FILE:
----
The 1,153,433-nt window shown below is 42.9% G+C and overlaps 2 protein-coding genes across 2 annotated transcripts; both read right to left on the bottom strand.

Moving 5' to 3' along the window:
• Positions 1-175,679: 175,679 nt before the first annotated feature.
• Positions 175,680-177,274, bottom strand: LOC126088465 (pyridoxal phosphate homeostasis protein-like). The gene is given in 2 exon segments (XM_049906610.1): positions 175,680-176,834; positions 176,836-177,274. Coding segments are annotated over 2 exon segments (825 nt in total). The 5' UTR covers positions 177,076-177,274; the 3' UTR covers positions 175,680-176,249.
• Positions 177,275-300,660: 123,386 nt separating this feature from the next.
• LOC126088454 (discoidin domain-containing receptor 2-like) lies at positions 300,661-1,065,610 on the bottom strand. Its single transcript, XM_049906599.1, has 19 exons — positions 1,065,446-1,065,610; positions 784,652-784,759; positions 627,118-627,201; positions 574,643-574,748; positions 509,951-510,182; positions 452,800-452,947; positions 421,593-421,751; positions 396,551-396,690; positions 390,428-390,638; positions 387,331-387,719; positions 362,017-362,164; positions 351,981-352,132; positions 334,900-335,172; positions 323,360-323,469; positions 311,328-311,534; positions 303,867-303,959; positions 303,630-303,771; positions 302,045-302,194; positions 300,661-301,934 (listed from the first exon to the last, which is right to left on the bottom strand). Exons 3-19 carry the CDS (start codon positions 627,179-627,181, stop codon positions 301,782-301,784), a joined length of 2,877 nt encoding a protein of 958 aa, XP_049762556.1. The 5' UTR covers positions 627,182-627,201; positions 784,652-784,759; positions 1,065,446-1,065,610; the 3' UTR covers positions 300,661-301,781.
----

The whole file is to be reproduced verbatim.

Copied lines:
The 1,153,433-nt window shown below is 42.9% G+C and overlaps 2 protein-coding genes across 2 annotated transcripts; both read right to left on the bottom strand.

Moving 5' to 3' along the window:
• Positions 1-175,679: 175,679 nt before the first annotated feature.
• Positions 175,680-177,274, bottom strand: LOC126088465 (pyridoxal phosphate homeostasis protein-like). The gene is given in 2 exon segments (XM_049906610.1): positions 175,680-176,834; positions 176,836-177,274. Coding segments are annotated over 2 exon segments (825 nt in total). The 5' UTR covers positions 177,076-177,274; the 3' UTR covers positions 175,680-176,249.
• Positions 177,275-300,660: 123,386 nt separating this feature from the next.
• LOC126088454 (discoidin domain-containing receptor 2-like) lies at positions 300,661-1,065,610 on the bottom strand. Its single transcript, XM_049906599.1, has 19 exons — positions 1,065,446-1,065,610; positions 784,652-784,759; positions 627,118-627,201; positions 574,643-574,748; positions 509,951-510,182; positions 452,800-452,947; positions 421,593-421,751; positions 396,551-396,690; positions 390,428-390,638; positions 387,331-387,719; positions 362,017-362,164; positions 351,981-352,132; positions 334,900-335,172; positions 323,360-323,469; positions 311,328-311,534; positions 303,867-303,959; positions 303,630-303,771; positions 302,045-302,194; positions 300,661-301,934 (listed from the first exon to the last, which is right to left on the bottom strand). Exons 3-19 carry the CDS (start codon positions 627,179-627,181, stop codon positions 301,782-301,784), a joined length of 2,877 nt encoding a protein of 958 aa, XP_049762556.1. The 5' UTR covers positions 627,182-627,201; positions 784,652-784,759; positions 1,065,446-1,065,610; the 3' UTR covers positions 300,661-301,781.